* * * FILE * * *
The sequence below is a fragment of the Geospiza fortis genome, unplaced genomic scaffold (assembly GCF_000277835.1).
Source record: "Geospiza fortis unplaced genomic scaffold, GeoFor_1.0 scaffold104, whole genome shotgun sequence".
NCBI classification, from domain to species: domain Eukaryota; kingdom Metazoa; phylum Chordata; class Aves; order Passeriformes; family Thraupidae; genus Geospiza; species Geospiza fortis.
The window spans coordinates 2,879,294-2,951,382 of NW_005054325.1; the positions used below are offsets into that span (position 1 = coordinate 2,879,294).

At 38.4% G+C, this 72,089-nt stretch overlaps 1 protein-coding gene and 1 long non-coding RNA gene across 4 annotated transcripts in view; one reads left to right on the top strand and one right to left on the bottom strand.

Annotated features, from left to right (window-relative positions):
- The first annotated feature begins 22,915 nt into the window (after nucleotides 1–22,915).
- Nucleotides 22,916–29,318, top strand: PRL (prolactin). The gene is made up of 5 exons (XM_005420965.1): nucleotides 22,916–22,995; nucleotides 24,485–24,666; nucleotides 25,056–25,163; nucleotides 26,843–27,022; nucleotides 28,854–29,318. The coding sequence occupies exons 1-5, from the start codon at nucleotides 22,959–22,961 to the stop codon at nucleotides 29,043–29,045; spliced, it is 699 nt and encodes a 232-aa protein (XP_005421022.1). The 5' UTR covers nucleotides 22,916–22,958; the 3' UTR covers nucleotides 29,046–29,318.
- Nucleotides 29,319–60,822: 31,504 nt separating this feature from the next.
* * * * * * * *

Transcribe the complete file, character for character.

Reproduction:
The sequence below is a fragment of the Geospiza fortis genome, unplaced genomic scaffold (assembly GCF_000277835.1).
Source record: "Geospiza fortis unplaced genomic scaffold, GeoFor_1.0 scaffold104, whole genome shotgun sequence".
NCBI classification, from domain to species: domain Eukaryota; kingdom Metazoa; phylum Chordata; class Aves; order Passeriformes; family Thraupidae; genus Geospiza; species Geospiza fortis.
The window spans coordinates 2,879,294-2,951,382 of NW_005054325.1; the positions used below are offsets into that span (position 1 = coordinate 2,879,294).

At 38.4% G+C, this 72,089-nt stretch overlaps 1 protein-coding gene and 1 long non-coding RNA gene across 4 annotated transcripts in view; one reads left to right on the top strand and one right to left on the bottom strand.

Annotated features, from left to right (window-relative positions):
- The first annotated feature begins 22,915 nt into the window (after nucleotides 1–22,915).
- Nucleotides 22,916–29,318, top strand: PRL (prolactin). The gene is made up of 5 exons (XM_005420965.1): nucleotides 22,916–22,995; nucleotides 24,485–24,666; nucleotides 25,056–25,163; nucleotides 26,843–27,022; nucleotides 28,854–29,318. The coding sequence occupies exons 1-5, from the start codon at nucleotides 22,959–22,961 to the stop codon at nucleotides 29,043–29,045; spliced, it is 699 nt and encodes a 232-aa protein (XP_005421022.1). The 5' UTR covers nucleotides 22,916–22,958; the 3' UTR covers nucleotides 29,046–29,318.
- Nucleotides 29,319–60,822: 31,504 nt separating this feature from the next.